How to Clean a Pizza Stone

Keep your pies fresh and your pizza stones fresher. Learning how to clean a pizza stone will prevent build-up and bacteria that could ruin your homemade pizzas.

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Using a pizza stone is one of the secrets of perfect homemade pizzas. They keep your pies crispy because they maintain a lot of heat and can mimic the way a pizza oven cooks your pizza. But with the wrong care, your pizza crusts might start turning out soft and mushy rather than classically crisp.

Learning how to clean a pizza stone is easier than you think. A pizza stone is made out of porous materials like stone or ceramic. Because these materials are porous, that means it’s easier to retain moisture when soaked in water. If there’s moisture in your pizza stone when cooking, it won’t have any more room to suck in the moisture from the pizza crust. The result? The feared floppy crust with no brown edges.

Just like your cast-iron pans and wooden spoons, a pizza stone is a tool that should never go in the dishwasher. It’s also important to never soak it in your sink overnight. Luckily, there are two quick methods for removing grease, melted cheese and caked-on sauces that can help lengthen the lifespan of your pizza stone. You’ll be on your way to browned and bubbly Neapolitan pizzas in no time.

Tools You’ll Need

  • Bench Scraper: This tool comes in handy in the kitchen, not just for cutting dough or transferring large heaps of chopped veggies to a pot, but also for cleaning. Use the scraper to get stuck-on bits of food off your pizza stone.
  • Microfiber cloths: These non-abrasive cloths are a good way to wipe down your stone once you’ve scraped it clean.
  • Baking soda: Ever-trusty baking soda has so many uses, and of course it can also clean your pizza stone when it needs some extra love.

How to Clean a Pizza Stone

Cleaning a pizza stone with a scraper

So you’ve just figured out how to use a pizza stone, and now you’re wondering what the best way to clean it is. First, you’ll always want to make sure the stone has completely cooled before cleaning. The stone can retain a lot of very high heat, so it might take a while to cool, and you wouldn’t want to burn your hands.

Once cooled, you can lightly wet the stone under running water or with a damp cloth. Take care not to get it too wet though. Now, use your bench scraper to remove any tough bits of melted food. Try not to scrape with the corners of the bench scraper, as this could create small scratches on the surface of the stone. Instead, use the whole plane of the scraper and gently loosen the food.

If there are no bits of food stuck, and you’d just like to remove some excess olive oil or sauce that spilled over, you could skip the bench scraper. Use a damp cloth instead to buff away any light stains.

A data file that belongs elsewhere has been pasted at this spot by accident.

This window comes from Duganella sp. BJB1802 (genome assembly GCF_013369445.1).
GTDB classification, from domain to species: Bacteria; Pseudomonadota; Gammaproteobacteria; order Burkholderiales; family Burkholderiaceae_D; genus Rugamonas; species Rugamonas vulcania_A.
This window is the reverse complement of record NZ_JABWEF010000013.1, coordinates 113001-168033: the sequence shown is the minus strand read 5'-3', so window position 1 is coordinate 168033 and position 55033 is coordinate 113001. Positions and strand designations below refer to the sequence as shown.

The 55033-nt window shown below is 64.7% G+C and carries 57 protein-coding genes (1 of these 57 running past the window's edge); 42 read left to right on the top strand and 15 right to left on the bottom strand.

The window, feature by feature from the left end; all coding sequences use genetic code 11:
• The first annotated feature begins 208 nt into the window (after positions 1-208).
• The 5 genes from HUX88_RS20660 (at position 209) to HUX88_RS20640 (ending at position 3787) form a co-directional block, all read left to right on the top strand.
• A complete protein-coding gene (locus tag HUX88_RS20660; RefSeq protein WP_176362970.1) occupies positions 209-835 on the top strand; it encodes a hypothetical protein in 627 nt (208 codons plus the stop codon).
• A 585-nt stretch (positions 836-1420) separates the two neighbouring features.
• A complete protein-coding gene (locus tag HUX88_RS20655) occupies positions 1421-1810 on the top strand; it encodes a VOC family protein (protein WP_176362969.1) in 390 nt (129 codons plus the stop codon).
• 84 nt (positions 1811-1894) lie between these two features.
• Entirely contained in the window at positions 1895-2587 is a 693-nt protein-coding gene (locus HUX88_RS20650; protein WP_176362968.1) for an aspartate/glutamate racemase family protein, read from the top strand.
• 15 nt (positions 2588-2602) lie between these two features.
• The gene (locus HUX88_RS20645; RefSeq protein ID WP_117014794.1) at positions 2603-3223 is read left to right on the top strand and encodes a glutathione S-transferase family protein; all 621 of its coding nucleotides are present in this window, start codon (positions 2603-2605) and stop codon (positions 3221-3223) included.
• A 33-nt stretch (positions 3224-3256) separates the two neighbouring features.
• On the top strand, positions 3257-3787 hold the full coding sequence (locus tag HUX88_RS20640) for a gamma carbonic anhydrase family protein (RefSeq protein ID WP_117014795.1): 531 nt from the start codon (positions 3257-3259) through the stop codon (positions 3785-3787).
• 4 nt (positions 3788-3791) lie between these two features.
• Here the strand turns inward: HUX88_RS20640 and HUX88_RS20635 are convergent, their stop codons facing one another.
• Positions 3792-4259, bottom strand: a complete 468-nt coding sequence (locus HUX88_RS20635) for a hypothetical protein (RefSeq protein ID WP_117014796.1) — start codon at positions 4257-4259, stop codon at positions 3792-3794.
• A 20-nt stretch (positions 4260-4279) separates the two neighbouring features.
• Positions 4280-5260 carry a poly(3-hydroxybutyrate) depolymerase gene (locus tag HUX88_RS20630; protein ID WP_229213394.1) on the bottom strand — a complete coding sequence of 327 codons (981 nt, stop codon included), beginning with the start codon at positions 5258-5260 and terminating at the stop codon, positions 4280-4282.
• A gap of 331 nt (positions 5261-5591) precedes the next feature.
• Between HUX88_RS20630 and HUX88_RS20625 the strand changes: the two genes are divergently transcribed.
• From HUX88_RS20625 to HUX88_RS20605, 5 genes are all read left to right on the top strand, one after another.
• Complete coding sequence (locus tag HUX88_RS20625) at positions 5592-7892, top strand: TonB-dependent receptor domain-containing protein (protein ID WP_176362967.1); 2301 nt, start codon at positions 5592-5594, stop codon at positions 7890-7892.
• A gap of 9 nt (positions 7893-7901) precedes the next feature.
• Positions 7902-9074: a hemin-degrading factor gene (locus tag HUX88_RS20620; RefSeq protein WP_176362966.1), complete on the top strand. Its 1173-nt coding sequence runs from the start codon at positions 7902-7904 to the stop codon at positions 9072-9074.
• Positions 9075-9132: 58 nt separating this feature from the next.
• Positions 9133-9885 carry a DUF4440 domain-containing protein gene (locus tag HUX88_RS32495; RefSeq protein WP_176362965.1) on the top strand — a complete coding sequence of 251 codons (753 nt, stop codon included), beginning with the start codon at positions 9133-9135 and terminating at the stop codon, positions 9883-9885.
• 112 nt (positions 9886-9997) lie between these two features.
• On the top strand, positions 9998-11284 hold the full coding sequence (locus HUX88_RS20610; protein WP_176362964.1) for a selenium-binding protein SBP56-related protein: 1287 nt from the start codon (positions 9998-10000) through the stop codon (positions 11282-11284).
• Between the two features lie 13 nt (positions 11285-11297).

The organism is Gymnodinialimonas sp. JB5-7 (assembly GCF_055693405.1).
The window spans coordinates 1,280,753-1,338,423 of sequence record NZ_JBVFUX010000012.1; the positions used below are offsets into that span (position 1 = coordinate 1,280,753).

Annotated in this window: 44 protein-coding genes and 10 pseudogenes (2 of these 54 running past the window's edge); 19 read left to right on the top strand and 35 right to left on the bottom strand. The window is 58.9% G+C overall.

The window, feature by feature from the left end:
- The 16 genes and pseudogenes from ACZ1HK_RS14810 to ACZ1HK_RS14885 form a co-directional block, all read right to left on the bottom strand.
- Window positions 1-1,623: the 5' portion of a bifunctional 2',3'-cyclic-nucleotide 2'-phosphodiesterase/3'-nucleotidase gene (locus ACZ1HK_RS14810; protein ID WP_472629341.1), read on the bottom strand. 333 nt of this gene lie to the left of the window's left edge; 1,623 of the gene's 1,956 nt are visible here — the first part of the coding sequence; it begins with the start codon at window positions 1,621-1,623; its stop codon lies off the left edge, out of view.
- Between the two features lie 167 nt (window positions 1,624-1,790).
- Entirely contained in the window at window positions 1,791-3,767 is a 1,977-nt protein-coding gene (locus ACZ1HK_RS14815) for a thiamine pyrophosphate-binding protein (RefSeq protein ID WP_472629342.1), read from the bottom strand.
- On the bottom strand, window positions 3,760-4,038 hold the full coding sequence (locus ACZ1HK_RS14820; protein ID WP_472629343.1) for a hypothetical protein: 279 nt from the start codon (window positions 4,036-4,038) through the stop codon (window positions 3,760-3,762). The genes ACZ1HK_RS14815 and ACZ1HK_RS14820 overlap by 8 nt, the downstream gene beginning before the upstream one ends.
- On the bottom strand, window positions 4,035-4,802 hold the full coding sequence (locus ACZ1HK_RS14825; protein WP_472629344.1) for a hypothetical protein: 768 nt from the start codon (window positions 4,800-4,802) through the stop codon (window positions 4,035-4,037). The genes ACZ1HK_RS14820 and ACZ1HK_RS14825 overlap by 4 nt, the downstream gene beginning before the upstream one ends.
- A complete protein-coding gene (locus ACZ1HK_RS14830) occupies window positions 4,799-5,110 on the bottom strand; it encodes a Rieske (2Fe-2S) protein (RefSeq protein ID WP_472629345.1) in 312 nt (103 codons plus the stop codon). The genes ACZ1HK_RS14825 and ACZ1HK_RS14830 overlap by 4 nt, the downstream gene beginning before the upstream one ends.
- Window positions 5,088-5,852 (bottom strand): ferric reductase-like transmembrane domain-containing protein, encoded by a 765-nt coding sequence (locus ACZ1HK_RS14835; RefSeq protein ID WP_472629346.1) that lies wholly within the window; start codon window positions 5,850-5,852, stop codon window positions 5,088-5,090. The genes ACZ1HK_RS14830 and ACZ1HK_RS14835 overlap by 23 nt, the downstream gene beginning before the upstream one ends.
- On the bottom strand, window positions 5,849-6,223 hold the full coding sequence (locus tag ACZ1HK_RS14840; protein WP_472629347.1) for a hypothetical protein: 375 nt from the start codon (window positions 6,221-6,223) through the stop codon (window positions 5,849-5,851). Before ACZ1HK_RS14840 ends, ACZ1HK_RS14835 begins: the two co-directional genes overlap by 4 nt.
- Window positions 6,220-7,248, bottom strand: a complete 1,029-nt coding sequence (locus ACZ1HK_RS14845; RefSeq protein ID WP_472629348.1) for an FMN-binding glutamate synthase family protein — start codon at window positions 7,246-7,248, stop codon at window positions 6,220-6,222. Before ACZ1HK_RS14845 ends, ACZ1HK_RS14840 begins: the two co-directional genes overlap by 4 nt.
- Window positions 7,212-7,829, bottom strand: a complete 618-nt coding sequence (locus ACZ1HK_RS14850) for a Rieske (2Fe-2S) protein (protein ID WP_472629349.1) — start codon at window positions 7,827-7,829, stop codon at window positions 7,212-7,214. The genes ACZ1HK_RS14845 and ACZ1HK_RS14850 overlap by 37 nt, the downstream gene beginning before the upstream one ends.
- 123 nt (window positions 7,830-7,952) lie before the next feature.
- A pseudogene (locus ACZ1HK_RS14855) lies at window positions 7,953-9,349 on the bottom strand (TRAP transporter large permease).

Cleaning a pizza stone with baking soda

If you use your pizza stone for more than pizza, chances are it gets a bit more dirty or grimy than usual. For tough stains and melted foods, you should opt for a deep clean. Still no soap though! We don’t want Dawn-flavored pizza dough. Instead, use baking soda (just one more thing on the list of things baking soda can clean).

Make a paste with equal parts water and baking soda. You shouldn’t need too much—start with one tablespoon each. Using a cloth, scrub the tough spots or stains with the paste until they are buffed out. For deep stains, you can let the paste rest for a few minutes. Wipe away the paste with a damp cloth, and let your pizza stone completely dry before storing it.

How to Deep Clean a Pizza Stone

OK so you’ve tried your best and there is still food on your pizza stone. Don’t worry, there is a way to deep clean the stone. Because the stone can withstand so much heat, the deep cleaning process is a breeze. Simply set your oven to 500°F and place the pizza stone on the top rack. After about an hour, you should see bubbles forming from the grease. At this point, you can turn the oven off, and let it cool down with the stone still in there.

Wipe the stone clean with a damp cloth once you remove it, and let it dry completely.

How Often to Clean a Pizza Stone

You should clean your pizza stone after each use. This will keep it fresh when you’re making the best pizzas ever, and you won’t have to deal with crumbs from last week’s pizza. Note that it is natural for your stone to get darker over time. Don’t try to buff away those signs of age! Darker stains actually result in a more seasoned crust, similar to cooking on a seasoned cast-iron skillet.

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Rosemary Siefert
Rosemary is an editor at Taste of Home where she can combine her love of writing with her love of all things food. When she's not working, Rosie can be found curled up with a coffee and a book, testing a new recipe for dinner or trying a new dish at a local restaurant.